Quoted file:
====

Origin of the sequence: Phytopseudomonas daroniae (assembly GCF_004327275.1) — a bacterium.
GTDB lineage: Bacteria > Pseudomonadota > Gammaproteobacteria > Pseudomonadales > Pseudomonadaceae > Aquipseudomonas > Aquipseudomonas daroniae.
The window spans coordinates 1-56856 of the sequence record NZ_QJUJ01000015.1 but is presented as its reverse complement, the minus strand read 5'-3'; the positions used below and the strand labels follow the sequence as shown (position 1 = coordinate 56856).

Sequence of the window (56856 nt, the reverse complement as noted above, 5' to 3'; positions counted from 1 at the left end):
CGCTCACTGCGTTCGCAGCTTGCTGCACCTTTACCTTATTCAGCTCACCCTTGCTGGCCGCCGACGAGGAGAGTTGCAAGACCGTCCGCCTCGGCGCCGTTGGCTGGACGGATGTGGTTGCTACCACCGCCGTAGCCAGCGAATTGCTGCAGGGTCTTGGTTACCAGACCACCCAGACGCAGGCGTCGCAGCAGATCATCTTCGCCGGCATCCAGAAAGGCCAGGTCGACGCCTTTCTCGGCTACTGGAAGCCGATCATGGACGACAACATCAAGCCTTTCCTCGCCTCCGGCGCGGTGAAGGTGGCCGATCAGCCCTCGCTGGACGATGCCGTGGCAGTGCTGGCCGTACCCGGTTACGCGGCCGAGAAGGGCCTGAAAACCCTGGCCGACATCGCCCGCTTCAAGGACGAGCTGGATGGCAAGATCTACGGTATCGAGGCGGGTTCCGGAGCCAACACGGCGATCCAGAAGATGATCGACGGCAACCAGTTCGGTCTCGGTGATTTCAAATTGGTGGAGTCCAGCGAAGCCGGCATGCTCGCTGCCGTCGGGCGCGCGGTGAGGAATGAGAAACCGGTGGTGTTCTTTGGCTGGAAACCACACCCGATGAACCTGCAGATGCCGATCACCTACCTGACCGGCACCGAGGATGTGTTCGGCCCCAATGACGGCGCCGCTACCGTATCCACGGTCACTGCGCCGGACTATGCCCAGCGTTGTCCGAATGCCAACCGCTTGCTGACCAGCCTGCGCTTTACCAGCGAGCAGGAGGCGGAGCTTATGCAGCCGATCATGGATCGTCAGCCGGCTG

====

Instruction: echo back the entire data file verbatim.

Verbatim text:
Origin of the sequence: Phytopseudomonas daroniae (assembly GCF_004327275.1) — a bacterium.
GTDB lineage: Bacteria > Pseudomonadota > Gammaproteobacteria > Pseudomonadales > Pseudomonadaceae > Aquipseudomonas > Aquipseudomonas daroniae.
The window spans coordinates 1-56856 of the sequence record NZ_QJUJ01000015.1 but is presented as its reverse complement, the minus strand read 5'-3'; the positions used below and the strand labels follow the sequence as shown (position 1 = coordinate 56856).

Sequence of the window (56856 nt, the reverse complement as noted above, 5' to 3'; positions counted from 1 at the left end):
CGCTCACTGCGTTCGCAGCTTGCTGCACCTTTACCTTATTCAGCTCACCCTTGCTGGCCGCCGACGAGGAGAGTTGCAAGACCGTCCGCCTCGGCGCCGTTGGCTGGACGGATGTGGTTGCTACCACCGCCGTAGCCAGCGAATTGCTGCAGGGTCTTGGTTACCAGACCACCCAGACGCAGGCGTCGCAGCAGATCATCTTCGCCGGCATCCAGAAAGGCCAGGTCGACGCCTTTCTCGGCTACTGGAAGCCGATCATGGACGACAACATCAAGCCTTTCCTCGCCTCCGGCGCGGTGAAGGTGGCCGATCAGCCCTCGCTGGACGATGCCGTGGCAGTGCTGGCCGTACCCGGTTACGCGGCCGAGAAGGGCCTGAAAACCCTGGCCGACATCGCCCGCTTCAAGGACGAGCTGGATGGCAAGATCTACGGTATCGAGGCGGGTTCCGGAGCCAACACGGCGATCCAGAAGATGATCGACGGCAACCAGTTCGGTCTCGGTGATTTCAAATTGGTGGAGTCCAGCGAAGCCGGCATGCTCGCTGCCGTCGGGCGCGCGGTGAGGAATGAGAAACCGGTGGTGTTCTTTGGCTGGAAACCACACCCGATGAACCTGCAGATGCCGATCACCTACCTGACCGGCACCGAGGATGTGTTCGGCCCCAATGACGGCGCCGCTACCGTATCCACGGTCACTGCGCCGGACTATGCCCAGCGTTGTCCGAATGCCAACCGCTTGCTGACCAGCCTGCGCTTTACCAGCGAGCAGGAGGCGGAGCTTATGCAGCCGATCATGGATCGTCAGCCGGCTG